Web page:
So you’re going to be a pilot’s wife!
Run while you can Congratulations! Whether you’ve just tied the knot or are getting ready to, here are some tips that I think you’ll find helpful. I’ve been with my pilot for 11 years, and we’re coming up on 9 mostly awesome years of marriage. While this is nowhere near as long as some other pilot wives (my friends included), I think it’s been long enough that I can offer some advice. And while my marriage is nowhere near perfect (hahahaha, oh that made me laugh), I’ve learned a ton along the way. I want to pass this on to you, mainly so you have an idea of what to expect, but also so that you can learn from my mistakes.
Expect the Unexpected
If you haven’t learned this yet, you will fast. There is nothing steady or stable about aviation life. From moving to different states (or sometimes countries), to schedule changes (oh, you thought he would be home tonight? Yeah, that’s not happening) to upgrading, and downgrading, regionals to majors, and everything in between, stability is nowhere to be found.
So, how to deal? Roll with the punches. You have to be flexible or you will go insane. Just realize it now: You have no control. And your pilot has no control over it, either. So you can either get caught up in the unfairness, the inhumanity, the injustice of it all… Or you can recognize early on that it is what it is, so you might as well just go with it.
Trust me, the latter option makes your life SO much easier.
That girl that your husband was dating, remember her? The one who had interests and hobbies, who loved to laugh and create adventures, who shared her hopes and dreams for the future with bright eyes and a sense of humor. The one who was down for a spontaneous roll in the hay and who also loved to go do things, who was opinionated and sometimes sassy, the one who loved fiercely and wanted to travel and try new things.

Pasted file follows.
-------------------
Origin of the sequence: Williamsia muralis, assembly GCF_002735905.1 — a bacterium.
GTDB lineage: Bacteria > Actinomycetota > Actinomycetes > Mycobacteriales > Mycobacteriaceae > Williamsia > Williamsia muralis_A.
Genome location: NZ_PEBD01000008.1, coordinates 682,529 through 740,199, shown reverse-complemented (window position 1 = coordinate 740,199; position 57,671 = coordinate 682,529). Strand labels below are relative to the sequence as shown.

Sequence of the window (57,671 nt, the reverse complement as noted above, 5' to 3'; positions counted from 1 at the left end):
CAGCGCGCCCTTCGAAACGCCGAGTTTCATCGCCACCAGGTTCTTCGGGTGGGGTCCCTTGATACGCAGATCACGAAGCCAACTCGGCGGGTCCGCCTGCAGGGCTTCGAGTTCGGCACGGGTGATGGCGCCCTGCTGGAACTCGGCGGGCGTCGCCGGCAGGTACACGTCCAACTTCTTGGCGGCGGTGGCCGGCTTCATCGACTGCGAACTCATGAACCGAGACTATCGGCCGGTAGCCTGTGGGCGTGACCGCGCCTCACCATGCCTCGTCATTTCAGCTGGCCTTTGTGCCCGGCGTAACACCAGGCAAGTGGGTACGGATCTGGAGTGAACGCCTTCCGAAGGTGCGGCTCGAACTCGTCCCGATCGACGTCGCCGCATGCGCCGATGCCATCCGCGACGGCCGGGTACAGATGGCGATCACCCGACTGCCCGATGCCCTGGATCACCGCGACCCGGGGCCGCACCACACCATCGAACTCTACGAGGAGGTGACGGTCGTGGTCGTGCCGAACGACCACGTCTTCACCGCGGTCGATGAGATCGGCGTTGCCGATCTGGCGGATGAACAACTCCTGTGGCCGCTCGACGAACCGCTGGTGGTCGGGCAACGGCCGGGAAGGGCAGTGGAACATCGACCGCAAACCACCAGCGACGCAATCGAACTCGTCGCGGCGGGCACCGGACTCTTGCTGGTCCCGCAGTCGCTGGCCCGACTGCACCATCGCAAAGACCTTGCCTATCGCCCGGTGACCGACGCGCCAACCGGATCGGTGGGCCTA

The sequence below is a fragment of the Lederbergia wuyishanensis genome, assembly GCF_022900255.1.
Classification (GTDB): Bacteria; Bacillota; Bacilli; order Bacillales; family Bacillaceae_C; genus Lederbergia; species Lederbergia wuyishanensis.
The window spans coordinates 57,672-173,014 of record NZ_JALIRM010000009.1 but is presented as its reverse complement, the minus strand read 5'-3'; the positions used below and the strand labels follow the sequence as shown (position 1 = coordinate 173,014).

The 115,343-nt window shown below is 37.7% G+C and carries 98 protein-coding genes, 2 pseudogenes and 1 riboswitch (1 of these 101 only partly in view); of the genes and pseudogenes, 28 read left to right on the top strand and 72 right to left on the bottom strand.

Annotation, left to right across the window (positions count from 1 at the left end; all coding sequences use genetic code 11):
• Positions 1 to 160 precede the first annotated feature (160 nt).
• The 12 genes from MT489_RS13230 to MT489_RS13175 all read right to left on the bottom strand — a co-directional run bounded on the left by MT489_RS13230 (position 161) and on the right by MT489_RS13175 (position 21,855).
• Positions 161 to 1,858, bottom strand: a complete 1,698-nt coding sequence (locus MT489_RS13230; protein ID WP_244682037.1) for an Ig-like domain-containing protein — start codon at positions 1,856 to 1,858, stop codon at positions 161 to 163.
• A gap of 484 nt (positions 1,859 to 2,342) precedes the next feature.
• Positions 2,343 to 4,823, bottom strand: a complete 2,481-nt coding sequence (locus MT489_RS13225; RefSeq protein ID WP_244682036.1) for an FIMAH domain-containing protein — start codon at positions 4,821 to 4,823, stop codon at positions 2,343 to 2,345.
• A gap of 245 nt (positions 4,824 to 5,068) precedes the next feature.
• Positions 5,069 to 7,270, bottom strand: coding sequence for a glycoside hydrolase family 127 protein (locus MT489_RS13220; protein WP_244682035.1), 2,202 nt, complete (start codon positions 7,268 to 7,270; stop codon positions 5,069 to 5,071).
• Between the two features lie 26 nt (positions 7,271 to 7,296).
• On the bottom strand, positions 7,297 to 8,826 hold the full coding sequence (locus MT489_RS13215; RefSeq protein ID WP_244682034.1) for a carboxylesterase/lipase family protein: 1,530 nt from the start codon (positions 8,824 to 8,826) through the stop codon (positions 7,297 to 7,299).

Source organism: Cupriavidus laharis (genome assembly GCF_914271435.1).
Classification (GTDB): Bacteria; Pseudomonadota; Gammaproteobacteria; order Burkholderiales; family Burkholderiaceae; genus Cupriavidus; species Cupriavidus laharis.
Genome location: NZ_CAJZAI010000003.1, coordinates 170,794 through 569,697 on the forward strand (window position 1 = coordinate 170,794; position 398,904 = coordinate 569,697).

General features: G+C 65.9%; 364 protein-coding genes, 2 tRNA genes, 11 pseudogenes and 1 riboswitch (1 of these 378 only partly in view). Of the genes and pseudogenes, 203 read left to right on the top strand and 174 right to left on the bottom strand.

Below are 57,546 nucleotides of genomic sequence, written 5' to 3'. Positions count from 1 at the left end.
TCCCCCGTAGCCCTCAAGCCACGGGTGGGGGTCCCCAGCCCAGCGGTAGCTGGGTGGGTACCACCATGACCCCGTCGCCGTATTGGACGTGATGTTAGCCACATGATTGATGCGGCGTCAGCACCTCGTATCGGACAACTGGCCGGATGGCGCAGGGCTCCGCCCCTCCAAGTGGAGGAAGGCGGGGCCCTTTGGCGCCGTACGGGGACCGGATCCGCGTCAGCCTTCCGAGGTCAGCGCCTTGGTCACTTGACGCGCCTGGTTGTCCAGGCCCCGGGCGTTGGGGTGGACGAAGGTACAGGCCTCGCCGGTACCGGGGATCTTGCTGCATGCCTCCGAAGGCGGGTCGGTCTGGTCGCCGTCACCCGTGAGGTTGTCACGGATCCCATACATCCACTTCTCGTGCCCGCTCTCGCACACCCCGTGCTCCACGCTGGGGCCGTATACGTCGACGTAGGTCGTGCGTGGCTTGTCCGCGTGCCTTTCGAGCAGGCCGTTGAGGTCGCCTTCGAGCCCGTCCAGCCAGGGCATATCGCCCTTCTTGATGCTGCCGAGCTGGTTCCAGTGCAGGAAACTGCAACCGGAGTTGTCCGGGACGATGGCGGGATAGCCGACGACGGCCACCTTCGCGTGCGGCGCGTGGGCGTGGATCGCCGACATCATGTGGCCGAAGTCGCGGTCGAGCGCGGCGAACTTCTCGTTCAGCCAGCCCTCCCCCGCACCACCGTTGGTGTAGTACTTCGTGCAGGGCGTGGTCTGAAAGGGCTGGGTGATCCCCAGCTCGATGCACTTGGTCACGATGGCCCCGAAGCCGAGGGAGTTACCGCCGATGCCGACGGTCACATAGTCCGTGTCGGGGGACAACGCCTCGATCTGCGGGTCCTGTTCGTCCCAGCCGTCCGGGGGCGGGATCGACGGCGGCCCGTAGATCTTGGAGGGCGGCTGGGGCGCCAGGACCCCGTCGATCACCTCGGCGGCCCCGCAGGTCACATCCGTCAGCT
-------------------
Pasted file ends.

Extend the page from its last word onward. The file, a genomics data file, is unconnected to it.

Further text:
Don’t ever let her leave you. Do everything in your power to keep her around, because when you’re managing finances and the household and laundry and dinner and trying to find time to clean somewhere in there and what the hell, why am I the only one doing shit around here and omg if I have to listen to him talk flying for another minute I swear to God and what do you mean what have I been doing while you’ve been gone – she can seem a long ways away, like a distant memory. Don’t lose sight of her. Keep your interests, and keep your hobbies, and keep your sense of humor, because you are going to need them. They will be your lifeline in the midst of monotony.
Just because you are married doesn’t mean you have to lose yourself. Your husband does not complete you, you complete you. Yes, you are part of a team, a new family. But being a wife doesn’t define you, it’s just another part of your awesome self. So stay awesome.
Loneliness Is a Choice
Yep, I said it. Because it’s true. There is so much world out there left for you to discover! Life doesn’t end with marriage. It ends when you have kids. (That’s a joke, I promise. Kids are awesome. Especially when they’re asleep.)
Loneliness is a choice. Why? Because you are only going to be as lonely as you want to be. I’m not going to sit at home and bemoan the fact that my husband is gone when I could be doing something fun instead. Yes, I have a job and responsibilities. No, that doesn’t mean I have to go home every night and do nothing. How boring is that?! I don’t have time for loneliness when I’m busy.